5 Tips to Take Care of A High-Risk Pregnancy

5 Tips to Take Care of A High-Risk Pregnancy

Most women experience typical, trouble-free full-term pregnancies. However, 8% or more of pregnancies are regarded as high-risk. A pregnancy is considered high-risk when there is a risk to the mother’s or the unborn child’s health at any stage of pregnancy, labor, or delivery. Being pregnant with a high-risk baby can be frightening and worrisome. Fortunately, Dr Torres OBGYN offers the best high-risk pregnancy care.

 Here are tips to help you reduce complications during a high-risk pregnancy.

1.   Know the typical causes of high-risk pregnancies

Complications from a high-risk pregnancy might endanger the mother’s or the unborn child’s health. Complications during pregnancy are more likely to occur in women over the age of 35. Additionally, there is often a larger risk for women expecting multiples, such as twins or triplets.

While certain risk factors, such as maternal age, are present from conception onward, other issues might arise throughout the process. A kind of diabetes that appears during pregnancy is known as gestational diabetes. Other abnormalities that may result in high-risk consequences

 include preeclampsia, placenta previa, and abnormal fetal development.

During your prenatal visits, your doctor will assess your specific risk factors to help you take good care of yourself and your unborn child. If you exhibit any of these symptoms, your doctor can create a treatment plan to lower your risk of developing further difficulties or having a  preterm birth.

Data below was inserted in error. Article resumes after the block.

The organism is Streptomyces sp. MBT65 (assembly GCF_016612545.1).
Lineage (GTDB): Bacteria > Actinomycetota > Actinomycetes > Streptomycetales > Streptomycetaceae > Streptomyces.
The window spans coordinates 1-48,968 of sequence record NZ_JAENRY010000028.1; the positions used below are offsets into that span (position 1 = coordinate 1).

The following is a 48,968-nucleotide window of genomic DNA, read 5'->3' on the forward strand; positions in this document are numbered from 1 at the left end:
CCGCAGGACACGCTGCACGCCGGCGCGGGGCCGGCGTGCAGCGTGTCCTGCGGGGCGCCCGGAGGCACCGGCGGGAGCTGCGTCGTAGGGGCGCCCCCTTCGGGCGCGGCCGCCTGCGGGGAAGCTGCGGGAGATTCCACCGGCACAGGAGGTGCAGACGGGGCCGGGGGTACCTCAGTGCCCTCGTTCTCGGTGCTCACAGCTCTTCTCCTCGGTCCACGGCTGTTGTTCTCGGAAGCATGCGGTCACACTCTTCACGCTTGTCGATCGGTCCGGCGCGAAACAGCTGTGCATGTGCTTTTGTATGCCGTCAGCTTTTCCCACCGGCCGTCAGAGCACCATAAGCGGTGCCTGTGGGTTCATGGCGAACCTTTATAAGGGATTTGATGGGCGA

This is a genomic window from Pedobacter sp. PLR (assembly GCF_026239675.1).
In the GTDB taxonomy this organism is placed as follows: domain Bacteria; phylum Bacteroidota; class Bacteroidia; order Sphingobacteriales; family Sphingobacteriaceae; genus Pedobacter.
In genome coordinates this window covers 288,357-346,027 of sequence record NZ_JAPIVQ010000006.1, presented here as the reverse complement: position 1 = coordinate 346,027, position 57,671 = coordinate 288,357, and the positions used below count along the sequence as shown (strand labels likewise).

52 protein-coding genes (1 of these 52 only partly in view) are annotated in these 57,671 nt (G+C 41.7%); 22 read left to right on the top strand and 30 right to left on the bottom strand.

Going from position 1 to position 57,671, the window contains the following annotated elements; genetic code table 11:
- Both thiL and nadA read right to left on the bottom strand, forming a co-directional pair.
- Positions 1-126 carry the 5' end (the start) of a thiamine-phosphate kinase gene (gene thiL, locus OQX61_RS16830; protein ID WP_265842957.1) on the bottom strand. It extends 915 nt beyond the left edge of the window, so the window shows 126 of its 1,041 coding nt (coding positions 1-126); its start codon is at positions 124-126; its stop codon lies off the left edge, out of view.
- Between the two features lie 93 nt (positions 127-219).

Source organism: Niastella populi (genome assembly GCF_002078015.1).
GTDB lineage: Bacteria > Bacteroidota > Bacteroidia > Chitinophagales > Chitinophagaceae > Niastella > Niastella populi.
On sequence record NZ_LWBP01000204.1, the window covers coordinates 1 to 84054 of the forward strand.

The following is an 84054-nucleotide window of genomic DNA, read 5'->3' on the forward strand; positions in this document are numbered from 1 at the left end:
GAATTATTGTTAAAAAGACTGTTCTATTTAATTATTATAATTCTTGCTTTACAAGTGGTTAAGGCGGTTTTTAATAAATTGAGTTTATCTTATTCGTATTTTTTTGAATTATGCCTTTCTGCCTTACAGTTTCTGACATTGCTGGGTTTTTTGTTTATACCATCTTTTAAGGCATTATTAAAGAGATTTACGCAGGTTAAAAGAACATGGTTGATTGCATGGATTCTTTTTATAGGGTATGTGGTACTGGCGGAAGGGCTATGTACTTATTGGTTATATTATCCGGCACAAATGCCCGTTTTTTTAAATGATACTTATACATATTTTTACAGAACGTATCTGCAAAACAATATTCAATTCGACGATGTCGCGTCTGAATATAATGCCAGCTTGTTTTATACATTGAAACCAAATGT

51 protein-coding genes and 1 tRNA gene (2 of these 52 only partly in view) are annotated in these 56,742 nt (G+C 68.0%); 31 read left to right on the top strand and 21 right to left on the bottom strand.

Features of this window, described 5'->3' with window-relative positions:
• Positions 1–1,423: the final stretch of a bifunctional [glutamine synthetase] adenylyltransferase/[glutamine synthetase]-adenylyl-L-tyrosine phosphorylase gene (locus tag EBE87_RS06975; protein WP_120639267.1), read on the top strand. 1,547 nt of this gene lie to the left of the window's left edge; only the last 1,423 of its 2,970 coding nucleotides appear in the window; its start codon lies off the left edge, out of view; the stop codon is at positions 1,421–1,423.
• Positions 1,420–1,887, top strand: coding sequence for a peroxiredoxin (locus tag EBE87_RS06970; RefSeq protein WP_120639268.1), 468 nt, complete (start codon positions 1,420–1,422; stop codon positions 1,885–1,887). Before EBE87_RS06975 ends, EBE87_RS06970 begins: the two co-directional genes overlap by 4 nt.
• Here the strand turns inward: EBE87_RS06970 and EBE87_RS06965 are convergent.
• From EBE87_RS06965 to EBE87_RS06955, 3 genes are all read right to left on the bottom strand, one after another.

2.   Manage your existing conditions

Your pre-pregnancy health has an impact on your pregnancy’s wellness. It may be more probable for you to suffer difficulties during pregnancy if you have a persistent medical condition, such as diabetes.

Typical conditions that might increase your risk of pregnancy problems include:

  • Diabetes
  • Obesity
  • High blood pressure
  • Heart disease
  • Sexually transmitted diseases 

You can lower your risk of difficulties by making efforts to address any existing medical issues, both before and throughout pregnancy. Getting to a healthy weight before becoming pregnant will lower your chances of preeclampsia, gestational diabetes, and stillbirth if you are overweight.

If required, your doctor can assist you in finding pregnancy-safe drugs and changes to your way of life that will help you manage common illnesses and have a healthy pregnancy and safe delivery.

3.   Attend every prenatal appointment

All pregnant women should schedule prenatal visits, but those with high-risk pregnancies may require more monitoring and specialist tests. Your prenatal sessions are customized to your requirements to prepare you for a safe birth.

Regular checkups enable your doctor to monitor your development and spot any potential problems, such as gestational diabetes or preeclampsia, as soon as possible. 

4.   Eat healthily

Eating healthy food is crucial if you have a high-risk pregnancy. It can be quite problematic if you overeat while pregnant and gain weight, especially if you already have diabetes or are obese. Consume lots of fruits, veggies, vegetables, lean meats, and healthy grains while avoiding processed or excessively sugary meals. Try properly prepared fish once a week that is rich in vitamins, minerals, omega-3 fatty acids, zinc, and iron.

5.   Address mental health issues

Studies show that women who experience obstetric pregnancy problems are more likely to experience depression. It is important to manage any negative feelings and understand that experiencing a wide range of emotions is common.

Ask your OB/GYN to recommend a mental health professional if you exhibit these symptoms or if they prevent you from carrying out routine tasks.

Call Suncoast Women’s Care to book your appointment and learn how to take care of a high-risk pregnancy.

Category Health

Skye Marshall

Ivy Skye Marshall: Ivy, a social justice reporter, covers human rights issues, social movements, and stories of community resilience.